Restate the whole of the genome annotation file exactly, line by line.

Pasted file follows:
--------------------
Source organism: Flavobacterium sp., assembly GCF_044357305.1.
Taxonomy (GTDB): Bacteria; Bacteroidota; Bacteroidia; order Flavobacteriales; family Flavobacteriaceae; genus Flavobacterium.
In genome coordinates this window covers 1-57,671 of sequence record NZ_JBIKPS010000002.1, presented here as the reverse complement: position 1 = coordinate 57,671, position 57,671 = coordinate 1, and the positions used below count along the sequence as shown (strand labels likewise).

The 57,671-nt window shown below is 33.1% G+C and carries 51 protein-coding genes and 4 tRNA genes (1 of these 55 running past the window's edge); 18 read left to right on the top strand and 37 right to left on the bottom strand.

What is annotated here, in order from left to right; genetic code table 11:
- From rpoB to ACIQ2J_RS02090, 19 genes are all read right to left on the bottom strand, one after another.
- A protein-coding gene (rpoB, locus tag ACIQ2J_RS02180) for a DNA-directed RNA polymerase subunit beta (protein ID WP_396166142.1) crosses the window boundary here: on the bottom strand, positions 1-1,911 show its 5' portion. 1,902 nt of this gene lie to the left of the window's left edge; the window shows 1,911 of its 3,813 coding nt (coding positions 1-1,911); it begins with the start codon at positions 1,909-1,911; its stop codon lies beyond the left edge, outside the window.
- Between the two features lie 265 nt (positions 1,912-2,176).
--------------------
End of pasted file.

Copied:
Source organism: Flavobacterium sp., assembly GCF_044357305.1.
Taxonomy (GTDB): Bacteria; Bacteroidota; Bacteroidia; order Flavobacteriales; family Flavobacteriaceae; genus Flavobacterium.
In genome coordinates this window covers 1-57,671 of sequence record NZ_JBIKPS010000002.1, presented here as the reverse complement: position 1 = coordinate 57,671, position 57,671 = coordinate 1, and the positions used below count along the sequence as shown (strand labels likewise).

The 57,671-nt window shown below is 33.1% G+C and carries 51 protein-coding genes and 4 tRNA genes (1 of these 55 running past the window's edge); 18 read left to right on the top strand and 37 right to left on the bottom strand.

What is annotated here, in order from left to right; genetic code table 11:
- From rpoB to ACIQ2J_RS02090, 19 genes are all read right to left on the bottom strand, one after another.
- A protein-coding gene (rpoB, locus tag ACIQ2J_RS02180) for a DNA-directed RNA polymerase subunit beta (protein ID WP_396166142.1) crosses the window boundary here: on the bottom strand, positions 1-1,911 show its 5' portion. 1,902 nt of this gene lie to the left of the window's left edge; the window shows 1,911 of its 3,813 coding nt (coding positions 1-1,911); it begins with the start codon at positions 1,909-1,911; its stop codon lies beyond the left edge, outside the window.
- Between the two features lie 265 nt (positions 1,912-2,176).